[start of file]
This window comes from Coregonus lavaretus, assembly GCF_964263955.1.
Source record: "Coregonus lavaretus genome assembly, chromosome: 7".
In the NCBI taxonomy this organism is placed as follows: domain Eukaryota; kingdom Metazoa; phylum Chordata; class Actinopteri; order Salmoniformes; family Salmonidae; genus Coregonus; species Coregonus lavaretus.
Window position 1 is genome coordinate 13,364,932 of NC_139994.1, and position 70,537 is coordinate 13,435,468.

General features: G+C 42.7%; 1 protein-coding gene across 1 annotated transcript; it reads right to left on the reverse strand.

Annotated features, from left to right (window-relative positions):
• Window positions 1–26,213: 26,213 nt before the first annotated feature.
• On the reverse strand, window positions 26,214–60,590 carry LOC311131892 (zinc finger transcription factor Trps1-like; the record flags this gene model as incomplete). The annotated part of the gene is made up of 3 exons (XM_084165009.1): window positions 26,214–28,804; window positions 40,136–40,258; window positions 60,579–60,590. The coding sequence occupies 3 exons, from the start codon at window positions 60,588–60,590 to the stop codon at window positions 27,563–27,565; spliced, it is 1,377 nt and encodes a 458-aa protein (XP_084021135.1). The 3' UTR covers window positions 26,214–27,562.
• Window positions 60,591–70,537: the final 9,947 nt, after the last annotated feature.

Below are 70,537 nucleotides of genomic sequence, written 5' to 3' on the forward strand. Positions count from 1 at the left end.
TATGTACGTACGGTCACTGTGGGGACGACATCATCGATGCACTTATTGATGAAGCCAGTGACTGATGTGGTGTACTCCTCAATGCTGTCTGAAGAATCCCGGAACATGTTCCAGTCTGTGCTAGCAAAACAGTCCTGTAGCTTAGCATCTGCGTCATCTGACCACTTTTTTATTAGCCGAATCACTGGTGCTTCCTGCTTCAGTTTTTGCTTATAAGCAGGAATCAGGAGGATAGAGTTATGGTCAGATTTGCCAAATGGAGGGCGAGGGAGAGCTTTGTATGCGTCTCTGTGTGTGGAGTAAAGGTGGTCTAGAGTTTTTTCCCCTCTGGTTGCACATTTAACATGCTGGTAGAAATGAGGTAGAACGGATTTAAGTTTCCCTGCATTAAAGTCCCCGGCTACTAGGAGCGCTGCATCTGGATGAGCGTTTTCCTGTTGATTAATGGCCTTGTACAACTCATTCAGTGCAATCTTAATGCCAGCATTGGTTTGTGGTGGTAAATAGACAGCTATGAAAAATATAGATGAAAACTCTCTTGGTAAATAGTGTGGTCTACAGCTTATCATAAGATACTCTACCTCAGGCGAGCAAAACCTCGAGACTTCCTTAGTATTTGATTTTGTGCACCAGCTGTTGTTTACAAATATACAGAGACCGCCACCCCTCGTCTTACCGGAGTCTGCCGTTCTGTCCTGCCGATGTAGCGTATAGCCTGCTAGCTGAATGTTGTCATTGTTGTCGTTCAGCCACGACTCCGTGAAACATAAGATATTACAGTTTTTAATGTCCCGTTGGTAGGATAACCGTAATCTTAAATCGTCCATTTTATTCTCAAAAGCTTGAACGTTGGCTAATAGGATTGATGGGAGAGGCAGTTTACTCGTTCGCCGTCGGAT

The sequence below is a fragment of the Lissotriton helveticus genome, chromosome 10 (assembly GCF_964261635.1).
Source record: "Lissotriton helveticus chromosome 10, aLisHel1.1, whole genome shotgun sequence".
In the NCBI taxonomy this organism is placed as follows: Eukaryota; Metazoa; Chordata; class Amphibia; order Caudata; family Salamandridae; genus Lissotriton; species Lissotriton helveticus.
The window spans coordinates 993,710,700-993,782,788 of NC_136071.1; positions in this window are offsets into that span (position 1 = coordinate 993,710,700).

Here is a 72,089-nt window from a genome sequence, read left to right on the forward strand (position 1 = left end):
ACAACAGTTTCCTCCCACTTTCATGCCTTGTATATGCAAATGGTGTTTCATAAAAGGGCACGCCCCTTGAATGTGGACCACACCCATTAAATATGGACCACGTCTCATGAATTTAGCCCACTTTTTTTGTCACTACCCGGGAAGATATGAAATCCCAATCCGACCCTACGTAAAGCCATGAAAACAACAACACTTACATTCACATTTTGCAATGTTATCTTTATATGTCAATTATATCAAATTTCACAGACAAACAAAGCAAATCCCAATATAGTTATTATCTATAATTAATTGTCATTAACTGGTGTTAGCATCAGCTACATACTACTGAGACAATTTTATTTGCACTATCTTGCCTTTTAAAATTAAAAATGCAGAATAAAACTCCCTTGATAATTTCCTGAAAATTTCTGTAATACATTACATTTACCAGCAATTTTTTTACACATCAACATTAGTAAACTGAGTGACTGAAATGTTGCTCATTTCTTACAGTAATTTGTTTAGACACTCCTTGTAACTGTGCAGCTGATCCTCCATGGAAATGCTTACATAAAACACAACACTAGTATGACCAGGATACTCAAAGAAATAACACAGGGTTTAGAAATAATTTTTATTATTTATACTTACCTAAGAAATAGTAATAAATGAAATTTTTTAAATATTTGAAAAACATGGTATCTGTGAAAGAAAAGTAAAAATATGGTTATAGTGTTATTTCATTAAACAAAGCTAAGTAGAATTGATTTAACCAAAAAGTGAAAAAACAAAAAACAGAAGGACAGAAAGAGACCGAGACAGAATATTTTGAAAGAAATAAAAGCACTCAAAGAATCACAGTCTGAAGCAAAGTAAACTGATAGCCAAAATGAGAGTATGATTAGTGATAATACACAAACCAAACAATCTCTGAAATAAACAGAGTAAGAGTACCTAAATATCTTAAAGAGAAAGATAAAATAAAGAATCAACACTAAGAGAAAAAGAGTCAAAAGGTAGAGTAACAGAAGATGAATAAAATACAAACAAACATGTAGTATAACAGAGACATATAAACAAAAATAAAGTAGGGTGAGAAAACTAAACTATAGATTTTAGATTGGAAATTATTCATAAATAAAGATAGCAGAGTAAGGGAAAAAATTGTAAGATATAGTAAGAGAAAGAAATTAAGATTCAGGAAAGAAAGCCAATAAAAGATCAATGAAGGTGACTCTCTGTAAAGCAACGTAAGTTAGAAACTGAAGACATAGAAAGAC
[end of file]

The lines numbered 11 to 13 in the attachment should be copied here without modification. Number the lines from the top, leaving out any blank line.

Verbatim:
TATGTACGTACGGTCACTGTGGGGACGACATCATCGATGCACTTATTGATGAAGCCAGTGACTGATGTGGTGTACTCCTCAATGCTGTCTGAAGAATCCCGGAACATGTTCCAGTCTGTGCTAGCAAAACAGTCCTGTAGCTTAGCATCTGCGTCATCTGACCACTTTTTTATTAGCCGAATCACTGGTGCTTCCTGCTTCAGTTTTTGCTTATAAGCAGGAATCAGGAGGATAGAGTTATGGTCAGATTTGCCAAATGGAGGGCGAGGGAGAGCTTTGTATGCGTCTCTGTGTGTGGAGTAAAGGTGGTCTAGAGTTTTTTCCCCTCTGGTTGCACATTTAACATGCTGGTAGAAATGAGGTAGAACGGATTTAAGTTTCCCTGCATTAAAGTCCCCGGCTACTAGGAGCGCTGCATCTGGATGAGCGTTTTCCTGTTGATTAATGGCCTTGTACAACTCATTCAGTGCAATCTTAATGCCAGCATTGGTTTGTGGTGGTAAATAGACAGCTATGAAAAATATAGATGAAAACTCTCTTGGTAAATAGTGTGGTCTACAGCTTATCATAAGATACTCTACCTCAGGCGAGCAAAACCTCGAGACTTCCTTAGTATTTGATTTTGTGCACCAGCTGTTGTTTACAAATATACAGAGACCGCCACCCCTCGTCTTACCGGAGTCTGCCGTTCTGTCCTGCCGATGTAGCGTATAGCCTGCTAGCTGAATGTTGTCATTGTTGTCGTTCAGCCACGACTCCGTGAAACATAAGATATTACAGTTTTTAATGTCCCGTTGGTAGGATAACCGTAATCTTAAATCGTCCATTTTATTCTCAAAAGCTTGAACGTTGGCTAATAGGATTGATGGGAGAGGCAGTTTACTCGTTCGCCGTCGGAT

The sequence below is a fragment of the Lissotriton helveticus genome, chromosome 10 (assembly GCF_964261635.1).
Source record: "Lissotriton helveticus chromosome 10, aLisHel1.1, whole genome shotgun sequence".